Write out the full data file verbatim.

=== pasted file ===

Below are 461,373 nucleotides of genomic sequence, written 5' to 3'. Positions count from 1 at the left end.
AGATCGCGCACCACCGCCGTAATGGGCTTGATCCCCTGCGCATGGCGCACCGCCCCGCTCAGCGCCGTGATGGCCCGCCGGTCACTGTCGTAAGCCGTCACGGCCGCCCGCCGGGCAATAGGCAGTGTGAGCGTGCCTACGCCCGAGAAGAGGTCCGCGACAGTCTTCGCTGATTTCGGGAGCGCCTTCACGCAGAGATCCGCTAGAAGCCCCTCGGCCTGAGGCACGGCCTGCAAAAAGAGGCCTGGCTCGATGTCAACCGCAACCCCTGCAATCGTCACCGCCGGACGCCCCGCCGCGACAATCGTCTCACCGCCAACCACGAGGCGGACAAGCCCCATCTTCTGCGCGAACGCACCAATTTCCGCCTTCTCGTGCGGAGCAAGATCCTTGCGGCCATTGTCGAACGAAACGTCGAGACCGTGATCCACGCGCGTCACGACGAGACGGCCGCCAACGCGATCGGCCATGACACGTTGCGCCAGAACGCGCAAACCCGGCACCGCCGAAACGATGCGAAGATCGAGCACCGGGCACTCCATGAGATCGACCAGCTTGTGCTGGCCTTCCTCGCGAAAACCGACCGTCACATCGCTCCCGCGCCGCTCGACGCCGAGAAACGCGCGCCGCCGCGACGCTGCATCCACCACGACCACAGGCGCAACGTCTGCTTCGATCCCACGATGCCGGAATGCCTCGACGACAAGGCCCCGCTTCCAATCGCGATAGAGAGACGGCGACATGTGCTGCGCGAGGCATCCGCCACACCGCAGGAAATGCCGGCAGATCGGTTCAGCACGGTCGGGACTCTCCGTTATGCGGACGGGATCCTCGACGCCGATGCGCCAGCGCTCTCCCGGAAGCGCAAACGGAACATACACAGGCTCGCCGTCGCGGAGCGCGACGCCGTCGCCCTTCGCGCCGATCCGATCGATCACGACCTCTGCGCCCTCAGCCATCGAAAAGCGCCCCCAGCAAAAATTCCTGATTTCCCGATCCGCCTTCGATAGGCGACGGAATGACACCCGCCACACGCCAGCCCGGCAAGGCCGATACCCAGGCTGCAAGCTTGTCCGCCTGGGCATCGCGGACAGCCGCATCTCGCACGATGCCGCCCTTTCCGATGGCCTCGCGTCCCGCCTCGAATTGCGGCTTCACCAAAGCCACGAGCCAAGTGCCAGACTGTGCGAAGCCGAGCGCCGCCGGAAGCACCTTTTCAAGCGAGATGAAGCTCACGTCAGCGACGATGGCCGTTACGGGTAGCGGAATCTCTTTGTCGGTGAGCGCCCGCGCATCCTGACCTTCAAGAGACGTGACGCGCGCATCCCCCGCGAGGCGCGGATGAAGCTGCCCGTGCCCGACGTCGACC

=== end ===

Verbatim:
Below are 461,373 nucleotides of genomic sequence, written 5' to 3'. Positions count from 1 at the left end.
AGATCGCGCACCACCGCCGTAATGGGCTTGATCCCCTGCGCATGGCGCACCGCCCCGCTCAGCGCCGTGATGGCCCGCCGGTCACTGTCGTAAGCCGTCACGGCCGCCCGCCGGGCAATAGGCAGTGTGAGCGTGCCTACGCCCGAGAAGAGGTCCGCGACAGTCTTCGCTGATTTCGGGAGCGCCTTCACGCAGAGATCCGCTAGAAGCCCCTCGGCCTGAGGCACGGCCTGCAAAAAGAGGCCTGGCTCGATGTCAACCGCAACCCCTGCAATCGTCACCGCCGGACGCCCCGCCGCGACAATCGTCTCACCGCCAACCACGAGGCGGACAAGCCCCATCTTCTGCGCGAACGCACCAATTTCCGCCTTCTCGTGCGGAGCAAGATCCTTGCGGCCATTGTCGAACGAAACGTCGAGACCGTGATCCACGCGCGTCACGACGAGACGGCCGCCAACGCGATCGGCCATGACACGTTGCGCCAGAACGCGCAAACCCGGCACCGCCGAAACGATGCGAAGATCGAGCACCGGGCACTCCATGAGATCGACCAGCTTGTGCTGGCCTTCCTCGCGAAAACCGACCGTCACATCGCTCCCGCGCCGCTCGACGCCGAGAAACGCGCGCCGCCGCGACGCTGCATCCACCACGACCACAGGCGCAACGTCTGCTTCGATCCCACGATGCCGGAATGCCTCGACGACAAGGCCCCGCTTCCAATCGCGATAGAGAGACGGCGACATGTGCTGCGCGAGGCATCCGCCACACCGCAGGAAATGCCGGCAGATCGGTTCAGCACGGTCGGGACTCTCCGTTATGCGGACGGGATCCTCGACGCCGATGCGCCAGCGCTCTCCCGGAAGCGCAAACGGAACATACACAGGCTCGCCGTCGCGGAGCGCGACGCCGTCGCCCTTCGCGCCGATCCGATCGATCACGACCTCTGCGCCCTCAGCCATCGAAAAGCGCCCCCAGCAAAAATTCCTGATTTCCCGATCCGCCTTCGATAGGCGACGGAATGACACCCGCCACACGCCAGCCCGGCAAGGCCGATACCCAGGCTGCAAGCTTGTCCGCCTGGGCATCGCGGACAGCCGCATCTCGCACGATGCCGCCCTTTCCGATGGCCTCGCGTCCCGCCTCGAATTGCGGCTTCACCAAAGCCACGAGCCAAGTGCCAGACTGTGCGAAGCCGAGCGCCGCCGGAAGCACCTTTTCAAGCGAGATGAAGCTCACGTCAGCGACGATGGCCGTTACGGGTAGCGGAATCTCTTTGTCGGTGAGCGCCCGCGCATCCTGACCTTCAAGAGACGTGACGCGCGCATCCCCCGCGAGGCGCGGATGAAGCTGCCCGTGCCCGACGTCGACC